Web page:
Electro-Voice at the Sonnenrot Festival 2010
The ‘Sonnenrot’ Festival in Eching (near Munich) was held for just the second time this year, yet the event has already established an excellent reputation across Germany. Over 6,000 people attended on the Friday and 7,000 on the Saturday, drawn by a big-name line-up that included acts like Jan Delay, Maximo Park, 2Raumwohnung, Donuts, and Danko Jones. To spare festival-goers long pauses between acts, the organizers erected two stages for the occasion.
This year, the entire lighting and sound production for the festival was the responsibility of Olching-based rental company Magic Event- & Medientechnik. Long before the first act took to the stage, a team of sound engineers led by company MD Markus Thomae had already made the decision to rely upon sound reinforcement systems from Electro-Voice. “We’ve been relying on Electro-Voice for years now,” says Thomae, “for many reasons: the equipment is reliable, its audio performance is exceptional, the technology is flexible, and the devices are light and easy to operate.” The fact that Electro-Voice – despite its long tradition of innovation and quality – also delivers excellent value for money only made the young company’s investment decision easier. It was a decision Thomae has never regretted for one instant: “As well as the arguments already mentioned,” he says, “the service provided by Electro-Voice is also outstanding – an advantage never to be underestimated!”
At the ‘Sonnenrot’ Festival, the EV systems had to prove their extraordinary resilience once again, or, to be more precise, their weather-resistance: “Despite the name ‘Sonnenrot’ [‘Sonne’ means ‘sun’ in German], the eponymous hero of the piece this year failed to show up,” quipped Markus Thomae. “On Friday, the weather was simply appalling, with pouring rain, wind, and even lightning. Jan Delay had to stop midway through his set for safety reasons.” But, as Thomae is quick to point out, it was the safety of the audience--not the equipment--that was at risk. The wiring was fully weatherproof and the Electro-Voice PA system proved impervious to the heavy rain. In fact, Jan Delay’s front-of-house engineer was actually disappointed by the decision to interrupt the performance,” reports Thomae. “He said the sound was outstanding and that he was having a whale of time!”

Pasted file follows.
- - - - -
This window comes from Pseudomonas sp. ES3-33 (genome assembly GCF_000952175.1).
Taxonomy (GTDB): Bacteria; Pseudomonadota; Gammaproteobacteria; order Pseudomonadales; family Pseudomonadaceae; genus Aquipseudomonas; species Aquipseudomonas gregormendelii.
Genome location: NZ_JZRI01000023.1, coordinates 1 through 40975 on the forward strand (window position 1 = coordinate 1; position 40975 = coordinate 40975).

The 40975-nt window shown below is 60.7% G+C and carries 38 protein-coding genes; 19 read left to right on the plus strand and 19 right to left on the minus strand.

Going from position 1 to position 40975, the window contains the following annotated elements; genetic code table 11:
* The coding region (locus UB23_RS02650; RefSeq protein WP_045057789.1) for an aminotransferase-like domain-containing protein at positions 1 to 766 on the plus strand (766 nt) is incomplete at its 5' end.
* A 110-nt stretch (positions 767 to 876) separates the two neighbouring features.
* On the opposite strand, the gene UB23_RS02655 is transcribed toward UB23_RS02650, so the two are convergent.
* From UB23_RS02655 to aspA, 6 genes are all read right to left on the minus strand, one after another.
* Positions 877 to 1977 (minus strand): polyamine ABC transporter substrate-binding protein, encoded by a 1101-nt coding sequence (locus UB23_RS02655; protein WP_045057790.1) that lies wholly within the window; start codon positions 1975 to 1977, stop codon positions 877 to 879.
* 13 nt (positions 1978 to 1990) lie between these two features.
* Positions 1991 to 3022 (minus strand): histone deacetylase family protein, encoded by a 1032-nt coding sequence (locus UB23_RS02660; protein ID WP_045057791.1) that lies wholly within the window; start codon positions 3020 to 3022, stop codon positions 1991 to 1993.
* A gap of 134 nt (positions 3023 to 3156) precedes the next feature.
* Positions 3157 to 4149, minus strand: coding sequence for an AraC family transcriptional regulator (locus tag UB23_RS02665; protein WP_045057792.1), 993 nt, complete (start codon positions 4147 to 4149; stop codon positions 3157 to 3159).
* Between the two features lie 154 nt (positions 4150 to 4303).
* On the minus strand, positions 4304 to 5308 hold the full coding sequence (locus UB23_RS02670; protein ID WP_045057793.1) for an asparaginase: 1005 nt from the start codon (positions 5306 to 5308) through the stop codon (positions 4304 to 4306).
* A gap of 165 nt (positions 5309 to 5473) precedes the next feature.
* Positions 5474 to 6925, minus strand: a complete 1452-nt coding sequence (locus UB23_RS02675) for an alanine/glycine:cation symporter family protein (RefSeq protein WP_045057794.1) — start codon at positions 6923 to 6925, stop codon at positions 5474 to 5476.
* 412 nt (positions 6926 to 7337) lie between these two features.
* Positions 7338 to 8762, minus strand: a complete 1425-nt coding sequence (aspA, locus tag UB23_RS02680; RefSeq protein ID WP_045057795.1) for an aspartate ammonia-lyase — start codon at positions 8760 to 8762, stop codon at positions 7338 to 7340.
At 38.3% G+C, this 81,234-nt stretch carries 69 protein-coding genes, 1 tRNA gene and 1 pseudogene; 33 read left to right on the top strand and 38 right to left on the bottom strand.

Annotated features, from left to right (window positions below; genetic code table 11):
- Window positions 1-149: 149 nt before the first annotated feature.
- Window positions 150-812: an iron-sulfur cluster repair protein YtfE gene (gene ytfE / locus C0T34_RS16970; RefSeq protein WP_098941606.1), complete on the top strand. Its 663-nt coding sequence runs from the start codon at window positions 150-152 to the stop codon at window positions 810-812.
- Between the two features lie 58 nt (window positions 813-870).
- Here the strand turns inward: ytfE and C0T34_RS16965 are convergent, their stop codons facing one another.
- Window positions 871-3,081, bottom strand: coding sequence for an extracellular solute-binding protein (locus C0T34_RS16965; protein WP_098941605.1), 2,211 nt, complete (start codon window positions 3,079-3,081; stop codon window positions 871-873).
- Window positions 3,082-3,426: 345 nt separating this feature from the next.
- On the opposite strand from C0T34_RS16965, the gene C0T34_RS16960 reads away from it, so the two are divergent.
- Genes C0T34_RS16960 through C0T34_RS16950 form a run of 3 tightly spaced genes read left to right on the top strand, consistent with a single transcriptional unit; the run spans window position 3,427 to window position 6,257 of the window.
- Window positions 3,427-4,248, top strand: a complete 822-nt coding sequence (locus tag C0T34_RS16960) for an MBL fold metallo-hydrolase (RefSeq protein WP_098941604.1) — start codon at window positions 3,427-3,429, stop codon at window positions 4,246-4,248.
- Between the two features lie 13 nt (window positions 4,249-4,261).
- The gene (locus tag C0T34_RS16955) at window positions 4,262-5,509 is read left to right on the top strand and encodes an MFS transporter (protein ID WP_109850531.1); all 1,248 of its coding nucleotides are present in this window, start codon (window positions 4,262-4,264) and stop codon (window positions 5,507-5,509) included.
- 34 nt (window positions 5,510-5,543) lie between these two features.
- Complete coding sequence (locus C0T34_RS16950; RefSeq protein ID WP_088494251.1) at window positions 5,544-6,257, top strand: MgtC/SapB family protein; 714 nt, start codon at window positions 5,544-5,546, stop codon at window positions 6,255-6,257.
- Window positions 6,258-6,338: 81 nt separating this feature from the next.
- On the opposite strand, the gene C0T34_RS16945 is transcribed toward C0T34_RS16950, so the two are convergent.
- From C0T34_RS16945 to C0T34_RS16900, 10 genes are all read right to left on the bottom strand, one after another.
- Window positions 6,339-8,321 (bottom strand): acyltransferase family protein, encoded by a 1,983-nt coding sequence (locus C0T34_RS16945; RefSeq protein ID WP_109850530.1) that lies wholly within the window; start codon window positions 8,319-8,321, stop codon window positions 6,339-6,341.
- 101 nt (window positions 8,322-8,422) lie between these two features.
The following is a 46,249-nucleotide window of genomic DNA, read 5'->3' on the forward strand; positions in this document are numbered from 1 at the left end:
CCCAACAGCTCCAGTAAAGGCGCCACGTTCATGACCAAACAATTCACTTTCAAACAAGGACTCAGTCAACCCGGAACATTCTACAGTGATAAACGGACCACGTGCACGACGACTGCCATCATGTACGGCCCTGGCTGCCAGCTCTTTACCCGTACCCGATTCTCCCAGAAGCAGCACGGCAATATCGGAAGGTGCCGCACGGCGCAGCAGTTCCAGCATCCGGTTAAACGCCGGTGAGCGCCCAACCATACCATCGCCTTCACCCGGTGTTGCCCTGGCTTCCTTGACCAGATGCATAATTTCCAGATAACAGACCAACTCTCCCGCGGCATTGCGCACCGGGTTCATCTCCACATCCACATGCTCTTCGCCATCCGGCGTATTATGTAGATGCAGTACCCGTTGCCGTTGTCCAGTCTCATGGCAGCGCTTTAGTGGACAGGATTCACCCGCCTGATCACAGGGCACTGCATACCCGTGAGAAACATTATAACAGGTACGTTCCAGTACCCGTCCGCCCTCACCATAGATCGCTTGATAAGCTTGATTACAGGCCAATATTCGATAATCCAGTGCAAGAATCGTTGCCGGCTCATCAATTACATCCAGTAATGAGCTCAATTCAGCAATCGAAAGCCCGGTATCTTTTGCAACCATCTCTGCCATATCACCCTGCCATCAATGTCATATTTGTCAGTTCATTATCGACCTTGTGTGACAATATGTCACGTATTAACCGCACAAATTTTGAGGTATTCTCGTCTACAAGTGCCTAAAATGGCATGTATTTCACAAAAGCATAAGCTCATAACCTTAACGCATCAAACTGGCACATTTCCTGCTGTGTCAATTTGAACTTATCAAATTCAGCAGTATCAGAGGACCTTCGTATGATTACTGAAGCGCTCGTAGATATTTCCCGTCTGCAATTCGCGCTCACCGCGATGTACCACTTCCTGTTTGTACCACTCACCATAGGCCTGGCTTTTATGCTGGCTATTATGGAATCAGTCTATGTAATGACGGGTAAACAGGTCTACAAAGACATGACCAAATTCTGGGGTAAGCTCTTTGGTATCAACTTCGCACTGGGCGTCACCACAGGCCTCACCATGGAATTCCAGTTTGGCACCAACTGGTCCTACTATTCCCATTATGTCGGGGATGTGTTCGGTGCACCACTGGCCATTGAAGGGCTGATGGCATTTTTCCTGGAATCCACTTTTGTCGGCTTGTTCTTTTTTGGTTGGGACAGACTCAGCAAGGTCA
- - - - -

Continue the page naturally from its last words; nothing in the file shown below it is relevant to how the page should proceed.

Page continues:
Whereas whales are far happier with water than without, the source of the engineer’s satisfaction on this occasion was the exceptional sound at front-of-house position, for which he had an Electro-Voice XLC system to thank, comprising 2 x 3 XLC215 array elements, 2 x 3 XLC 907 DVX, and 2 x 9 XLC127. Eighteen Xsubs provided additional SPL in the low frequency range, and 14 x EV TG5 and 6 x EV TG7 amplifiers the requisite power. On the second stage, where acts including WhoMadeWho and Bonaparte left their musical visiting cards, Thomae’s team opted for a compact Electro-Voice XLD line-array system, with twelve XLD281 enclosures per side, on a foundation, again, of EV Xsubs (nine this time) driven by 10 x TG5 amps.
The IRIS-Net software platform and RCM-26 dual-channel digital control modules also played an important role in the production. The software made it easy for the sound crew to control and supervise the performance of the entire system via an easy-to-use interface. “This allowed us to continuously oversee the performance of each link in the signal chain, as well as intervene at any moment to tweak whatever parameters we liked,” explains Thomae. “Having that degree of control is extremely reassuring.”
By age 17, Markus Thomae knew exactly what career he wanted to pursue, and for the last 15 years he has been a specialist in ‘sound’. His enthusiasm has never waned. “This job is quite simply enormous fun,” says the 32-year-old boss of Magic Event- and Medientechnik. When you do a good job, your work is appreciated and people tell you so directly. What is more, you contribute importantly to the success of events that touch people on an emotional level.” It was in 2002 that Thomae decided to set up his own company, and for the last four years he has relied on equipment from Electro-Voice for most productions. A further plus, he points out, is that there’s a tremendous solidarity between EV users. “For really large-scale productions, we help each other out by chipping in with amps and enclosures. Since all the devices, besides being compatible, are highly robust, we can do so without misgivings.”